The mind of the Lord: Measuring authoritarian and benevolent God representations

Kathryn Johnson, Morris A. Okun, Adam Cohen

Research output: Contribution to journalArticlepeer-review

55 Scopus citations


Many religious individuals use ordinary social cognitions when thinking about God's characteristics. In the absence of a generally accepted measure, we developed a measure assessing God representations as authoritarian (A-God) and benevolent (B-God) using 4 community samples of Christians. Using exploratory and confirmatory factor analysis (Studies 1 and 2), we found support for a 2-factor model. The 2-week test-retest reliability estimates were .78 and .81 (Study 3). In Study 4, we validated our new measure. B-God was associated with a secure attachment style, whereas A-God was not associated with attachment style. B-God was positively associated with agreeableness and conscientiousness, whereas A-God was negatively associated with agreeableness. Controlling for personality and other God representation measures, the A-God subscale predicted the value of power, and the B-God subscale predicted the value of benevolence. The usefulness of the measure for future research is discussed.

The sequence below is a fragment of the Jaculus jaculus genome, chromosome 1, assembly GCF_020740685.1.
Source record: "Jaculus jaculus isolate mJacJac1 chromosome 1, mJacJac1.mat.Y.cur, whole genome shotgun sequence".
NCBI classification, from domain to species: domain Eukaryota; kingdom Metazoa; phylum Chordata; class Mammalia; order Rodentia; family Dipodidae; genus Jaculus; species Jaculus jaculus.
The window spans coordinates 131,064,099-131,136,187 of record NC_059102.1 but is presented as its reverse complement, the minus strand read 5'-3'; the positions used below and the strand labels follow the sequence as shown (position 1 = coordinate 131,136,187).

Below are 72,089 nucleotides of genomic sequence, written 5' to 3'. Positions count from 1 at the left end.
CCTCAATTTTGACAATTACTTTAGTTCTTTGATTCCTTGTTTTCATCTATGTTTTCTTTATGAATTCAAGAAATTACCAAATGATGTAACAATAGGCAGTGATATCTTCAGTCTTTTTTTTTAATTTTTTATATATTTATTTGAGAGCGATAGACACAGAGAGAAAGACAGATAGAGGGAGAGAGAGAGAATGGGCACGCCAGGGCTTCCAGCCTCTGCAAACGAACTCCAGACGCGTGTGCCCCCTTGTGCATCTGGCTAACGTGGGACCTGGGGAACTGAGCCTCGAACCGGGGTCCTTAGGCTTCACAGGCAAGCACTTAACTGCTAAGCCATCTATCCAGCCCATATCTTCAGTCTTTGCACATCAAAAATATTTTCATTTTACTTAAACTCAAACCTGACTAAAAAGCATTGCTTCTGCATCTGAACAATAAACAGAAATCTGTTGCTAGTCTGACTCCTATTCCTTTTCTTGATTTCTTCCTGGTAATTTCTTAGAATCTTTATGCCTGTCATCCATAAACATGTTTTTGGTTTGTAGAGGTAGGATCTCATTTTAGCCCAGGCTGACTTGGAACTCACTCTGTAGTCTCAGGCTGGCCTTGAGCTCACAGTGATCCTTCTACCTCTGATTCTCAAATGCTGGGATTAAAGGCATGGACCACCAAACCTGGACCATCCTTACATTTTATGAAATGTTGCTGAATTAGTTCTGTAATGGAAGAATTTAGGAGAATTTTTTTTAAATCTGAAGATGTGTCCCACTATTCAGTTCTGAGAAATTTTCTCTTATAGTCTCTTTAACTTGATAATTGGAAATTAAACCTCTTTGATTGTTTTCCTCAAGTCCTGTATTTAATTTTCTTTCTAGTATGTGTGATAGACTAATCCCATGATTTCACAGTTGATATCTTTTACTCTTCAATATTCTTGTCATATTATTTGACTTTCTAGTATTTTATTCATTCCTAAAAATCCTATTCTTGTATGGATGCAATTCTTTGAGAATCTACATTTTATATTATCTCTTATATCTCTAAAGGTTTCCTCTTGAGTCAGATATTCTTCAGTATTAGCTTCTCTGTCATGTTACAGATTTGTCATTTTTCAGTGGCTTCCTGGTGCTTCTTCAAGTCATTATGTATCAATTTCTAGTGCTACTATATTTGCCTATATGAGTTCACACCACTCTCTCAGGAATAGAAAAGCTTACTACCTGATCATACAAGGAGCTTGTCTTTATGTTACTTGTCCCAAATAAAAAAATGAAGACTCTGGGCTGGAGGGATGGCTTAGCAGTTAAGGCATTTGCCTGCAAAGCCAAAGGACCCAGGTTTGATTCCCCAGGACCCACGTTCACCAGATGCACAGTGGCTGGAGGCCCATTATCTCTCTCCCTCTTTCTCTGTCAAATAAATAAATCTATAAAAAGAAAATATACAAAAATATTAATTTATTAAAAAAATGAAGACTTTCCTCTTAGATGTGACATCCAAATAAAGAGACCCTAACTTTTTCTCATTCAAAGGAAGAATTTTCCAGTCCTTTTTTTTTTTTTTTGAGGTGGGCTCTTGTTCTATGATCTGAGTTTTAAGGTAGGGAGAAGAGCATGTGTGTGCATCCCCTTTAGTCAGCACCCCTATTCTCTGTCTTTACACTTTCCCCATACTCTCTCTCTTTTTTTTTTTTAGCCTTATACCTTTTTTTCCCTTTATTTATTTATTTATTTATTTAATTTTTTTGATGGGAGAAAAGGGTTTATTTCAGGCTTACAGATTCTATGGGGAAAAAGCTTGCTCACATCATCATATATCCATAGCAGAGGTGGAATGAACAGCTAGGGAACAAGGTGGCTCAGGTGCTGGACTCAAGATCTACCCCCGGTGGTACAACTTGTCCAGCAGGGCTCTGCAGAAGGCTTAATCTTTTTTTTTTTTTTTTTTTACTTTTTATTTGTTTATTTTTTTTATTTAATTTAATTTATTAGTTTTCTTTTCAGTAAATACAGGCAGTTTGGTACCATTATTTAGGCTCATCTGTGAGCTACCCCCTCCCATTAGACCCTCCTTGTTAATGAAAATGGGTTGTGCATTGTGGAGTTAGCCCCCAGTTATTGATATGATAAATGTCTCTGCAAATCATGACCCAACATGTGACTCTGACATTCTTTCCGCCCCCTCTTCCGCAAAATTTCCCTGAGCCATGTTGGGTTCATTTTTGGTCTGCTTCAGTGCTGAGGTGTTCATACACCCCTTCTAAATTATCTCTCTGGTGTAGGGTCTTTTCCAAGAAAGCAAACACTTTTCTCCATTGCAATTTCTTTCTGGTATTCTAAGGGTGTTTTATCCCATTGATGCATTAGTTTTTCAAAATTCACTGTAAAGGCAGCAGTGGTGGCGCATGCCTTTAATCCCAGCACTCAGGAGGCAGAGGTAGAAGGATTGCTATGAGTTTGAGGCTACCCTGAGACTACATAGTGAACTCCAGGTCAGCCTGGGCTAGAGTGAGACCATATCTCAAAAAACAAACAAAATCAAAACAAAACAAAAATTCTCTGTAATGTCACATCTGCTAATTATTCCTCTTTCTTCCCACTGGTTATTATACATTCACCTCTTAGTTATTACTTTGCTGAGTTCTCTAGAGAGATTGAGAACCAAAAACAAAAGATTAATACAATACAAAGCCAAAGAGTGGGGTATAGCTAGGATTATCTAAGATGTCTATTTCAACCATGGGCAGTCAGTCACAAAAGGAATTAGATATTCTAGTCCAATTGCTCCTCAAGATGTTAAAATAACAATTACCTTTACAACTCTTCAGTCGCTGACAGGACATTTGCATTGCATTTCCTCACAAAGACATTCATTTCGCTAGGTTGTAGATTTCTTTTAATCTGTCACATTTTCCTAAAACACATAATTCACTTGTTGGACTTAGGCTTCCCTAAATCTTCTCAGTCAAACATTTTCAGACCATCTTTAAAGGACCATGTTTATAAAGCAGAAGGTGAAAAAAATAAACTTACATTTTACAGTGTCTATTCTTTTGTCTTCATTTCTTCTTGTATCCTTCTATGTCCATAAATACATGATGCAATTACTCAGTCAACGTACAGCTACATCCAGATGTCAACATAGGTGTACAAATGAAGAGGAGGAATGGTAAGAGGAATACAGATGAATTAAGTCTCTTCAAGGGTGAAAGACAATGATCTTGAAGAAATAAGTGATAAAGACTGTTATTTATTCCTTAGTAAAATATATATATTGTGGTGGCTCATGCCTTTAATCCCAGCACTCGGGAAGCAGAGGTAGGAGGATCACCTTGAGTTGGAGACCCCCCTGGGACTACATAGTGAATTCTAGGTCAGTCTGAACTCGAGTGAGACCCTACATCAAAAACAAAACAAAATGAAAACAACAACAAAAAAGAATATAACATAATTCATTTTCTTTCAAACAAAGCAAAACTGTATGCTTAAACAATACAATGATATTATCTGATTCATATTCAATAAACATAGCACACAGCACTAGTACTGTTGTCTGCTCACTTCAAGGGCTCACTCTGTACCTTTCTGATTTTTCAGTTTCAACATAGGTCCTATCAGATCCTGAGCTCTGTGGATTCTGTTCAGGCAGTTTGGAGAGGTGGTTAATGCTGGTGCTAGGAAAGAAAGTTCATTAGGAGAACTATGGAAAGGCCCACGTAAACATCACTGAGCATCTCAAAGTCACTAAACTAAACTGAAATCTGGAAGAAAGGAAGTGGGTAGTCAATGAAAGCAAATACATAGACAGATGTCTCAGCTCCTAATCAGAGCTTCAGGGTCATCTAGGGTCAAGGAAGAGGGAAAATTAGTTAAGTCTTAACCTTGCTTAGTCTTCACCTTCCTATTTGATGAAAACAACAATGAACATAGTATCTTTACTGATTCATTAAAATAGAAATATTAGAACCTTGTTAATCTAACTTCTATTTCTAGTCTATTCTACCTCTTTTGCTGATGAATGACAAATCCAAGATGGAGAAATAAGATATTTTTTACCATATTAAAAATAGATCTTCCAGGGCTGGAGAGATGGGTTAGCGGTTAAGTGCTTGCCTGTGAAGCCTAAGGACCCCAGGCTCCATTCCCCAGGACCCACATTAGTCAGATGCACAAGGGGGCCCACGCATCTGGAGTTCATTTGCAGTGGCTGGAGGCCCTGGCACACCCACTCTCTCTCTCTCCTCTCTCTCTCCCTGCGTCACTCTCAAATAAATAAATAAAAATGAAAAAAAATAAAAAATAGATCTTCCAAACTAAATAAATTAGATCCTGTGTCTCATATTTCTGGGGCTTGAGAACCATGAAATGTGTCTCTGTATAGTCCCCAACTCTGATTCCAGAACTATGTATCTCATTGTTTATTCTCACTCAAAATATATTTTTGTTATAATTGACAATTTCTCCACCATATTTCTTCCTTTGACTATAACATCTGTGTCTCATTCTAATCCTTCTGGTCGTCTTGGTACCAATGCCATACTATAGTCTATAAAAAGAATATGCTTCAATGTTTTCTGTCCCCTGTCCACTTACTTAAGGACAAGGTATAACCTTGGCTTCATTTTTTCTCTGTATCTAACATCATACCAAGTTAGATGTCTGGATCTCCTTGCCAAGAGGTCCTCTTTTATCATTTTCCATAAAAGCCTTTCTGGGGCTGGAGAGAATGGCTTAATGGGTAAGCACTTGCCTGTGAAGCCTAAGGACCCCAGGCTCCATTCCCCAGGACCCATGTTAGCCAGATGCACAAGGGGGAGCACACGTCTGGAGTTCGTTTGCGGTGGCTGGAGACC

Original languageEnglish (US)
Pages (from-to)227-238
Number of pages12
JournalPsychology of Religion and Spirituality
Issue number3
StatePublished - Aug 1 2015


  • God concept
  • God image
  • God representation
  • religious beliefs
  • values

ASJC Scopus subject areas

  • Social Psychology
  • Religious studies
  • Applied Psychology


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